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June 16, 2022

There's lots to cover in this week's issue − news from the alphabet soup of U.S. regulatory agencies (in this case, the CFTC and CFPB), as well as important updates from the UK and Europe. 

We also encourage you to read the comprehensive analysis of capital relief trades and, especially, to register for our upcoming webinar series. 

As always, we welcome your thoughts on this week's issue of Cabinet News and Views and other timely topics. Just write to us here.

Daniel Meade and Michael Sholem
Co-Editors, Cabinet News and Views

Profile photo of contributor Rachel  Rodman
Partner | Consumer Financial Services Enforcement and Litigation

On May 24, the CFPB launched a new office, the Office of Competition and Innovation. The stated purpose of the new office is to promote competition and innovation that benefits consumers in the financial products and services market. Specifically, the Office of Competition and Innovation will (1) explore ways to reduce barriers to consumers’ ability to switch accounts and providers, (2) research market-structure problems that create obstacles to innovation, and (3) work with stakeholders to identify and challenge existing market structures that harm consumers. The office will be housed in the CFPB’s Division of Research, Markets & Regulations.

The Office of Competition and Innovation replaces the CFPB’s Office of Innovation and Project Catalyst. The primary purpose of these programs was to process applications for No Action Letters and Sandboxes that applied to an individual company’s specific product offering. In the CFPB’s May 24 announcement, the agency stated that, “[a]fter a review of these programs,” it concluded that “the initiatives proved to be ineffective.”

The CFPB’s statutory mandate under the Dodd-Frank Act includes ensuring that “markets for consumer financial protects and services are fair, transparent, and competitive.” 12 U.S.C. § 5511. Yet the Bureau has not historically focused on competition initiatives, and it is unclear how the statutes it administers would be (or could be) applied to address anti-competitive conduct as distinct from consumer protection violations. Indeed, the CFPB’s May 24 announcement acknowledges that the agency will coordinate with “Federal, State, and international regulators on matters related to competition and innovation.” Precisely how a focus on ensuring “competitive” markets for consumer financial services will influence the CFPB’s future rulemaking and enforcement priorities remains to be seen.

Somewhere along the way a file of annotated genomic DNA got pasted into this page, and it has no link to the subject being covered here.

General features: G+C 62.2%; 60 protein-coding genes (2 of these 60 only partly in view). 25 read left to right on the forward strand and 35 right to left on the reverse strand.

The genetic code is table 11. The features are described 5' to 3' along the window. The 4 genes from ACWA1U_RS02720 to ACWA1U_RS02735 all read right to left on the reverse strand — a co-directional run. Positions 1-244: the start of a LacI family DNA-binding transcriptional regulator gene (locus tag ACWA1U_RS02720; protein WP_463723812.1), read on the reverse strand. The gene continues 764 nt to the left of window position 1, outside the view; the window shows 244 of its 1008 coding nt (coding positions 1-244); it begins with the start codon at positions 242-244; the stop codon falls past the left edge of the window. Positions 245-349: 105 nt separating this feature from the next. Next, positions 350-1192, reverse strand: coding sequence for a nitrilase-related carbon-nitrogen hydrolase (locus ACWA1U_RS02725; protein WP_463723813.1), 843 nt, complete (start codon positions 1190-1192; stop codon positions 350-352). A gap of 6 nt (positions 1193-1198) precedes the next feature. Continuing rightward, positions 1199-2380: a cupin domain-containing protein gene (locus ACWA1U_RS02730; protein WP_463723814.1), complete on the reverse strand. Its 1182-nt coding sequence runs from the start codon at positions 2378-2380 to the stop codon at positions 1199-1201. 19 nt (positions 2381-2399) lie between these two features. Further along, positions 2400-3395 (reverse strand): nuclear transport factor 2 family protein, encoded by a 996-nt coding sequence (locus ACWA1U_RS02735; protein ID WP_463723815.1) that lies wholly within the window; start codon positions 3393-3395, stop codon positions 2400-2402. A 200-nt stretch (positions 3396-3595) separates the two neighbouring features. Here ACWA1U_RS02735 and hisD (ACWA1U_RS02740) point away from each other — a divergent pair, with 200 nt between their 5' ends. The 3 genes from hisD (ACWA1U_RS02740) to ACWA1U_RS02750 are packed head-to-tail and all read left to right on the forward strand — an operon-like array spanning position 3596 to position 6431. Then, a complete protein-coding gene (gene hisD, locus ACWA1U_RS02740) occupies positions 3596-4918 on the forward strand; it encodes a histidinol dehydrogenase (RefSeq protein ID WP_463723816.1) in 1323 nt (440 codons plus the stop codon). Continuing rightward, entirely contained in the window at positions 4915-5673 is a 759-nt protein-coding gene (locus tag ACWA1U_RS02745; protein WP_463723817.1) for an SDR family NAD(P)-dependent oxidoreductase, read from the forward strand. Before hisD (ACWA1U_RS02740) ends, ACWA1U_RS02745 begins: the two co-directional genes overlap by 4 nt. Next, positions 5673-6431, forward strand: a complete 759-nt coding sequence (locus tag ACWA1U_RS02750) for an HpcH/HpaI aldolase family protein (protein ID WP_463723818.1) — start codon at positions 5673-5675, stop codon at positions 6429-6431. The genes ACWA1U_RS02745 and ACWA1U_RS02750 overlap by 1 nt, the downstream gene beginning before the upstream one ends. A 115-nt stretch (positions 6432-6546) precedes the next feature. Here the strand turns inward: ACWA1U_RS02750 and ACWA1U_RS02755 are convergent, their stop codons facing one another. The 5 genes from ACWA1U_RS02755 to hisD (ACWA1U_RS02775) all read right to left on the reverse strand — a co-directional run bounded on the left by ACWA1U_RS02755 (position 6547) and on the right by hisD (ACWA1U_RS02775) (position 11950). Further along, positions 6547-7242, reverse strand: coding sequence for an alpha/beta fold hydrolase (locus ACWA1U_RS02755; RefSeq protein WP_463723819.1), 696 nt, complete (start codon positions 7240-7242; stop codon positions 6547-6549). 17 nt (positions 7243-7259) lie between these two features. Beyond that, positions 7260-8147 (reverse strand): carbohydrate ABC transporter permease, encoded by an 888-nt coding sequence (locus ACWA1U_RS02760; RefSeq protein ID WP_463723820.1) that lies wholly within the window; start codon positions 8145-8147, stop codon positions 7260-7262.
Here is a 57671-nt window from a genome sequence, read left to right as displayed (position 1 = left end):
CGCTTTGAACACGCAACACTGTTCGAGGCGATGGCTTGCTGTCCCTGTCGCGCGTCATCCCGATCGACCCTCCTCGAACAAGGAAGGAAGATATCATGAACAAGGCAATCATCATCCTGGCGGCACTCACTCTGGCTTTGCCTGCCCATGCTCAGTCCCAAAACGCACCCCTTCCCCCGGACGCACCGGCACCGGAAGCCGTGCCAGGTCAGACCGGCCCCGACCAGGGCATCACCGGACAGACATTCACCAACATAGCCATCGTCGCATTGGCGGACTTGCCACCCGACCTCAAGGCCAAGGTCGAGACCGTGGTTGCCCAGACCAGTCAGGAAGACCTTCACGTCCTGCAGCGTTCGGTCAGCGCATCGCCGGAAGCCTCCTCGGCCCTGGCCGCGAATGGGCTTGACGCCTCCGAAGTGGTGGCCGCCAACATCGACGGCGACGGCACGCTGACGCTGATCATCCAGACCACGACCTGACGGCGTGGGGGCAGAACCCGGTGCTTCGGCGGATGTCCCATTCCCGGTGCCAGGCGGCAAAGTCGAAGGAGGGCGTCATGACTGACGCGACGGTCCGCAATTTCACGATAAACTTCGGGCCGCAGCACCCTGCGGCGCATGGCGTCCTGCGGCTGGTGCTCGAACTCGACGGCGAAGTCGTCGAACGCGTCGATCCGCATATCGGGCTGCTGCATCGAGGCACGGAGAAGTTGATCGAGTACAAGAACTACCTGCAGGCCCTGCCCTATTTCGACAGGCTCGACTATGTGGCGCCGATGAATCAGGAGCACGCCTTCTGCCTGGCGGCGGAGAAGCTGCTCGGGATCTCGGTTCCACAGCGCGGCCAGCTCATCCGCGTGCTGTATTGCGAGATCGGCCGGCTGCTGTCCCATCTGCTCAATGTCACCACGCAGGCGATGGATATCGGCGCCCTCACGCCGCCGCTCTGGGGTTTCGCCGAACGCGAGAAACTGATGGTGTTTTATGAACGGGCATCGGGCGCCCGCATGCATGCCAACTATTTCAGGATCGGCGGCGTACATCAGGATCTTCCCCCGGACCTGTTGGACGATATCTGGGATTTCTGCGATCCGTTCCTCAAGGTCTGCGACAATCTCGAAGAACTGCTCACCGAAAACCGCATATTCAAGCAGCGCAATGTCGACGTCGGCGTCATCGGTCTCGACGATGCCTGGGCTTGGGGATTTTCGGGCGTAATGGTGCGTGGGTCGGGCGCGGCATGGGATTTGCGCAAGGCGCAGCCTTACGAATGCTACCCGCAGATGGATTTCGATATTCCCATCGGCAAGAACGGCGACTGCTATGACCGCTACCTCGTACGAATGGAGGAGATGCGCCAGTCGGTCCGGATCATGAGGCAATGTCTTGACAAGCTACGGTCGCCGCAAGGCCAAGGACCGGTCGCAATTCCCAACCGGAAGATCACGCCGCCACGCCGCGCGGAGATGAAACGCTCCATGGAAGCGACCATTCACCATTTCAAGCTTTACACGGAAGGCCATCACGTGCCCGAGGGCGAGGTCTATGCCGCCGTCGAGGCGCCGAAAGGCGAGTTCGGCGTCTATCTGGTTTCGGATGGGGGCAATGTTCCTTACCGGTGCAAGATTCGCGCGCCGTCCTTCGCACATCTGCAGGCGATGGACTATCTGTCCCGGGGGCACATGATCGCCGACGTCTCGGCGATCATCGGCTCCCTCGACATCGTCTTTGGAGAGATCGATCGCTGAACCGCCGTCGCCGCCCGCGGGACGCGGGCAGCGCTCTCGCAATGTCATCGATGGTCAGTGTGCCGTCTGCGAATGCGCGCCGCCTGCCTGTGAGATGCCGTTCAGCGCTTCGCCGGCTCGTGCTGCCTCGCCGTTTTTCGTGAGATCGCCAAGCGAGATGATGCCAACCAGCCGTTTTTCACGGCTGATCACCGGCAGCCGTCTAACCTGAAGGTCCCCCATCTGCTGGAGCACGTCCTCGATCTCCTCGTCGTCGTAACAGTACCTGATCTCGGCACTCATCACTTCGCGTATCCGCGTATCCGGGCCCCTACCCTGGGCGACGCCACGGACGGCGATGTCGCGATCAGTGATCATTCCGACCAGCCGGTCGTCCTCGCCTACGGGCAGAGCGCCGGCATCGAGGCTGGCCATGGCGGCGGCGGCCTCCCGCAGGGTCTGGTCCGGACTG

Profile photo of contributor Peter Y. Malyshev
Partner | Financial Regulation

Accurate and timely reporting of swap data is the cornerstone of swap regulation. The CFTC had promulgated its swap reporting rules in 2012, and were after 2012 among the first rules implementing the Dodd-Frank Act to require, among other things, the anonymized real-time reporting of swap data (Part 43 of CFTC regulations) as well as more detailed regulatory reporting of swap data (Part 45) to swap data repositories (“SDR”). These reports must be provided by swap dealers (or the end-users that are trading with other end-user counterparties), swap execution facilities (“SEFs”), designated contract markets (“DCMs”), and derivatives clearing organizations (“DCOs”). Swap data includes both the primary economic terms of the swaps when they were entered into (creation data) as well as any material amendments and cancellations or terminations of swaps (continuation data).

Since 2012, there have been numerous CFTC enforcement actions sanctioning swap dealers and other reporting parties for failing to comply with reporting rules, and, in fact, the CFTC’s surveillance considers reporting a “low hanging fruit” because some mistakes can be found at almost any reporting party. Conversely, market participants have noted that the 2012 reporting rules were ambiguous in many aspects as drafted, which leads to reporting mistakes.

With this in mind, the CFTC had amended its reporting rules in November 2020 to clarify many of the provisions, including Parts 43 and 45. The compliance date under the amended rules was May 25, 2022. However, the staff of the CFTC realized that the market was still struggling with implementation of the new rules, and on January 31, 2022 issued no action letter No 22-03 postponing compliance to December 5, 2022.

One of the requirements of the rules is to correct swap data that had been submitted to the SDRs if it is later discovered that the data was erroneous. On June 10, 2022, the CFTC issued advisory No 22-06 (“Advisory”) clarifying how correction reports must be submitted to the SDRs and, if they cannot be submitted timely, to the CFTC with the remediation plan.